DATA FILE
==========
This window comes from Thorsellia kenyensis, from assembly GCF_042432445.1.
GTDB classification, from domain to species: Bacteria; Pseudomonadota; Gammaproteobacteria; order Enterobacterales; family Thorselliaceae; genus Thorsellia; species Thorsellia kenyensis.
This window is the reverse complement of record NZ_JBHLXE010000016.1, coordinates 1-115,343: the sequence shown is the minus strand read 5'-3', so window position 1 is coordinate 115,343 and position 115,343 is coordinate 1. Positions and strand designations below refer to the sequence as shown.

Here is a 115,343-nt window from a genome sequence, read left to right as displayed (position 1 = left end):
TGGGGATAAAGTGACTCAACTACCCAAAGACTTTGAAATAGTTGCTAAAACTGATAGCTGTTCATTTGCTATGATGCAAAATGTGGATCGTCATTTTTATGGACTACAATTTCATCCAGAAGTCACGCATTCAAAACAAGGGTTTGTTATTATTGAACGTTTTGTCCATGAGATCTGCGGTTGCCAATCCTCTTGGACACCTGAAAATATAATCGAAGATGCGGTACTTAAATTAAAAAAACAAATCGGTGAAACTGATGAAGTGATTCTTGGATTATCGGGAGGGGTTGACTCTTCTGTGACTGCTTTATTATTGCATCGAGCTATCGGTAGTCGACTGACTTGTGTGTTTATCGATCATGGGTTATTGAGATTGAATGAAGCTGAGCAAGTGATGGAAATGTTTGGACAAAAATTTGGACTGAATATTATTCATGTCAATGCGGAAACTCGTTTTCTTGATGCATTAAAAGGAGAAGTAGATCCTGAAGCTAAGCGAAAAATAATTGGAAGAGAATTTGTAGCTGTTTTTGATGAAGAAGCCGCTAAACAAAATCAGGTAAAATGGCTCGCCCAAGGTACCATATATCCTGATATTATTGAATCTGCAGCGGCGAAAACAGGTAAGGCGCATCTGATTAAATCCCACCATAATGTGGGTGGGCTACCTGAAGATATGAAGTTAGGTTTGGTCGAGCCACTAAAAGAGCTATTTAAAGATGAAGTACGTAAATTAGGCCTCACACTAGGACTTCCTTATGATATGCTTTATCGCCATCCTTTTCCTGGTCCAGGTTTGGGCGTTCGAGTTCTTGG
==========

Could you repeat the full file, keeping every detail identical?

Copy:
This window comes from Thorsellia kenyensis, from assembly GCF_042432445.1.
GTDB classification, from domain to species: Bacteria; Pseudomonadota; Gammaproteobacteria; order Enterobacterales; family Thorselliaceae; genus Thorsellia; species Thorsellia kenyensis.
This window is the reverse complement of record NZ_JBHLXE010000016.1, coordinates 1-115,343: the sequence shown is the minus strand read 5'-3', so window position 1 is coordinate 115,343 and position 115,343 is coordinate 1. Positions and strand designations below refer to the sequence as shown.

Here is a 115,343-nt window from a genome sequence, read left to right as displayed (position 1 = left end):
TGGGGATAAAGTGACTCAACTACCCAAAGACTTTGAAATAGTTGCTAAAACTGATAGCTGTTCATTTGCTATGATGCAAAATGTGGATCGTCATTTTTATGGACTACAATTTCATCCAGAAGTCACGCATTCAAAACAAGGGTTTGTTATTATTGAACGTTTTGTCCATGAGATCTGCGGTTGCCAATCCTCTTGGACACCTGAAAATATAATCGAAGATGCGGTACTTAAATTAAAAAAACAAATCGGTGAAACTGATGAAGTGATTCTTGGATTATCGGGAGGGGTTGACTCTTCTGTGACTGCTTTATTATTGCATCGAGCTATCGGTAGTCGACTGACTTGTGTGTTTATCGATCATGGGTTATTGAGATTGAATGAAGCTGAGCAAGTGATGGAAATGTTTGGACAAAAATTTGGACTGAATATTATTCATGTCAATGCGGAAACTCGTTTTCTTGATGCATTAAAAGGAGAAGTAGATCCTGAAGCTAAGCGAAAAATAATTGGAAGAGAATTTGTAGCTGTTTTTGATGAAGAAGCCGCTAAACAAAATCAGGTAAAATGGCTCGCCCAAGGTACCATATATCCTGATATTATTGAATCTGCAGCGGCGAAAACAGGTAAGGCGCATCTGATTAAATCCCACCATAATGTGGGTGGGCTACCTGAAGATATGAAGTTAGGTTTGGTCGAGCCACTAAAAGAGCTATTTAAAGATGAAGTACGTAAATTAGGCCTCACACTAGGACTTCCTTATGATATGCTTTATCGCCATCCTTTTCCTGGTCCAGGTTTGGGCGTTCGAGTTCTTGG